Kickin’ A Round

By | November 13th, 2013
Largo (Fla.) Golf Course

Largo (Fla.) Golf Course

Miniature golf and disc golf have paved the way for the latest variation on the historic pastime: FootGolf.

Largo (Fla.) Golf Course introduced the hybrid sport to over 400 guests at its inaugural FootGolf Open House, held the weekend of October 5. The free event included complimentary food and drinks, giveaways, and a chance for players of all ages and skill levels to kick through the course.

“It’s like the game of golf, only played with a soccer ball,” said Jason Wilson, the golf course’s supervisor, to the Tampa Bay (Fla.) Times before the event. “It’s pretty exciting. We’re the eighth certified FootGolf course in the nation, the second in Florida and first in Tampa Bay.”

The game is played using a regulation No. 5 soccer ball on a golf course where 21-inch diameter holes, 14 inches deep, have been carved into the turf. Players tee off and aim for the holes marked with red flags, kicking their way through the 9- or 18-hole course with as few shots as possible. The lowest score wins, the Times reported.

Largo (Fla.) Golf Course

Largo (Fla.) Golf Course

On the second day of the event, the club hosted a tournament that attracted 66 FootGolfers from around the state.

“They were a little more serious about the game than [those who attended] the Open House,” Wilson noted after the event. “It showed us the two different markets.”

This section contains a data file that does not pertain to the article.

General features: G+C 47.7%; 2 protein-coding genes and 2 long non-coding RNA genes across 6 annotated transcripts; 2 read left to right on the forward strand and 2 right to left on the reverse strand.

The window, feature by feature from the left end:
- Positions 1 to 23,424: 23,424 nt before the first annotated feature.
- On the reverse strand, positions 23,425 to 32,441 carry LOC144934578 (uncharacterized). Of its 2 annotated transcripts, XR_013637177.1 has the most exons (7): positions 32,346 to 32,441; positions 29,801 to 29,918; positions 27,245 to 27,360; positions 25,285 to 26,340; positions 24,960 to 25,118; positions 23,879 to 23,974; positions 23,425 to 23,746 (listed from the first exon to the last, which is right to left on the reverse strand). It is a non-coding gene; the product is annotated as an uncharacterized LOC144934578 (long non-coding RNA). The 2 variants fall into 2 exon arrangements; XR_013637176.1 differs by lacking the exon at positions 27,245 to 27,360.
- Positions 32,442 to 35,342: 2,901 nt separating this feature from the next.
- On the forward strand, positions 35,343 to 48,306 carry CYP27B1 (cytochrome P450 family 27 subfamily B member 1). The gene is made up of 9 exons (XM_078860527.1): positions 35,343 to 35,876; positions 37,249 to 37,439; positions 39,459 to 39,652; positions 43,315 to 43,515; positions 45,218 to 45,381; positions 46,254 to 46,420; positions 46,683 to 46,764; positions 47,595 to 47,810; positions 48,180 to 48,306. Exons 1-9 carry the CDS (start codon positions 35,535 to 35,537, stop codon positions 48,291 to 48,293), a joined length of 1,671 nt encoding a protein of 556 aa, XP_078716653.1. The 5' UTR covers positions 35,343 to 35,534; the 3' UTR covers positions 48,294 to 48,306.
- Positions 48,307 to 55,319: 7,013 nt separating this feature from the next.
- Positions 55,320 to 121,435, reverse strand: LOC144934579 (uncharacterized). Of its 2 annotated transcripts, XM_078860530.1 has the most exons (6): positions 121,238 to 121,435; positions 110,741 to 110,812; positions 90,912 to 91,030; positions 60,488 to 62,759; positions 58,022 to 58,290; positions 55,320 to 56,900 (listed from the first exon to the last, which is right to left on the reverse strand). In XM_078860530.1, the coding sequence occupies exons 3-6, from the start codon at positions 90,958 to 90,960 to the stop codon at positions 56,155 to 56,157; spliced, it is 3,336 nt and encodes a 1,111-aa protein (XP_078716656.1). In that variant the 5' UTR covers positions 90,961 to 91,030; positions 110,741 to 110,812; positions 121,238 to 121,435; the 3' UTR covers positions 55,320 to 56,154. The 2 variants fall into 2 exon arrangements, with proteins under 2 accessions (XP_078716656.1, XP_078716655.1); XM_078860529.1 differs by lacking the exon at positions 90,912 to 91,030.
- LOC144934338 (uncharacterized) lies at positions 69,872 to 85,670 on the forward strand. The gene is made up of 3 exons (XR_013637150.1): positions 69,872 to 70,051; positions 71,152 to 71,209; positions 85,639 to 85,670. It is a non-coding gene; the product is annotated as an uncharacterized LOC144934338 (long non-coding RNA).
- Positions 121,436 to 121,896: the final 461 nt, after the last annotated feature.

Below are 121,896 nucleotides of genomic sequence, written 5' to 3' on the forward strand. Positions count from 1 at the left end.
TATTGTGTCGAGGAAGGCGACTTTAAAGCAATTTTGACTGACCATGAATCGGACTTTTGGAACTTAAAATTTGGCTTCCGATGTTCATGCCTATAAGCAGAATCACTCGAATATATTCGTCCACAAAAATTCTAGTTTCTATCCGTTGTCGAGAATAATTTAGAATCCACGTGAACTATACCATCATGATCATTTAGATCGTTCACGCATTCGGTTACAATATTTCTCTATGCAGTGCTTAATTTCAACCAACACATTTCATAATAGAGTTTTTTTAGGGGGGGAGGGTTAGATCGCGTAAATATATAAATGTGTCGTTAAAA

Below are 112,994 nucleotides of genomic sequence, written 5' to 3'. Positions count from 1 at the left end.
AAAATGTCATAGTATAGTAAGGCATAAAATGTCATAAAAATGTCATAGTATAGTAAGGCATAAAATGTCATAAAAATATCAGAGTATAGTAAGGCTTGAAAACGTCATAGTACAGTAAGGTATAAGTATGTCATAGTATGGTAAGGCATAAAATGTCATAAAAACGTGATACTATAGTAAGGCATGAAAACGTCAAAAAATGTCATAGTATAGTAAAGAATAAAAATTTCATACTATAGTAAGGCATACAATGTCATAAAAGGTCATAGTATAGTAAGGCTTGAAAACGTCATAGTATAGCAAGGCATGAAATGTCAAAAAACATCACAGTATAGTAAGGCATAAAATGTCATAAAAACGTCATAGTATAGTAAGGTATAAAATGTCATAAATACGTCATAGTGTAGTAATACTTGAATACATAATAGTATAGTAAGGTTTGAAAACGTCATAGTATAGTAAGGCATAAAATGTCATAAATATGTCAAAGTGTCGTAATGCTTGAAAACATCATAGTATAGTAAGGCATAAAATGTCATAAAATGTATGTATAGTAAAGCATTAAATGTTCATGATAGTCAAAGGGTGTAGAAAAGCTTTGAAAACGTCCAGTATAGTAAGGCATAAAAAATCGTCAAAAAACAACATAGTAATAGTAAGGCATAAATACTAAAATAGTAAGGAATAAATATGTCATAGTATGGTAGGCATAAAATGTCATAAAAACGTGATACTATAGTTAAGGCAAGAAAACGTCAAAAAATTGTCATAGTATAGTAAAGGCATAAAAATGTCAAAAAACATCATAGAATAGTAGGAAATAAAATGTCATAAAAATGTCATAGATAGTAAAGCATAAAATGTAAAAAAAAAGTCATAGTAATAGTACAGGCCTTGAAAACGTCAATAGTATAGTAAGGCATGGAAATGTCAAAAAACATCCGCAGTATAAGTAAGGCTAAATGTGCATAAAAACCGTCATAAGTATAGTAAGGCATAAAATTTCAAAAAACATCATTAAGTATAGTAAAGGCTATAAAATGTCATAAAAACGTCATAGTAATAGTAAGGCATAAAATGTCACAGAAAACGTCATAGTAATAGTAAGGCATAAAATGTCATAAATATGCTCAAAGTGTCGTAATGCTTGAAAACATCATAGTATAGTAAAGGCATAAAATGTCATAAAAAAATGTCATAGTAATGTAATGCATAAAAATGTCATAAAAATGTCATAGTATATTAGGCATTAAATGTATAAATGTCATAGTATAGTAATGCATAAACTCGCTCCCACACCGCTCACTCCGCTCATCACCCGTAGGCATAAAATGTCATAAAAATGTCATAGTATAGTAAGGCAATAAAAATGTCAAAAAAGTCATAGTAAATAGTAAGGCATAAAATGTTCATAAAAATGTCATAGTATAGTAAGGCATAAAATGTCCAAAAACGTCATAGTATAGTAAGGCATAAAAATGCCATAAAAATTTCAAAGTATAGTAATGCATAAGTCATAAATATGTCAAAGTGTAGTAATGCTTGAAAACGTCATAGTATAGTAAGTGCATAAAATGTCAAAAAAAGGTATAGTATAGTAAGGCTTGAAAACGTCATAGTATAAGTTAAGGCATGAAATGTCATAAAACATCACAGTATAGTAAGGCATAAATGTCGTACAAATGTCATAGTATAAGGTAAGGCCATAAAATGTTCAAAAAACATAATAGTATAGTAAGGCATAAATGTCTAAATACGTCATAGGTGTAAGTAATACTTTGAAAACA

FootGolf is offered during the winter months—the club’s busy season—on weekends. Since the event, Largo GC has averaged about 40 players each day, for 80 per weekend.
The game can be played in about an hour and 15 minutes for nine holes, making for quick rounds without clubs to change.

FootGolfers and traditional golfers play the course at the same time—but Wilson says co-mingling has not been a problem. Golf course rangers are on hand, but are no more active than they were before FootGolf was established, Wilson says.

Still, FootGolfers must follow golf etiquette, which Wilson admits has been one of the most challenging aspects of the new program.

“If the FootGolfers have golfed before, there’s no problem,” Wilson says. “But those who haven’t need to be taught that they can’t kick into a golfer or the next group, and that they have to be quiet.”

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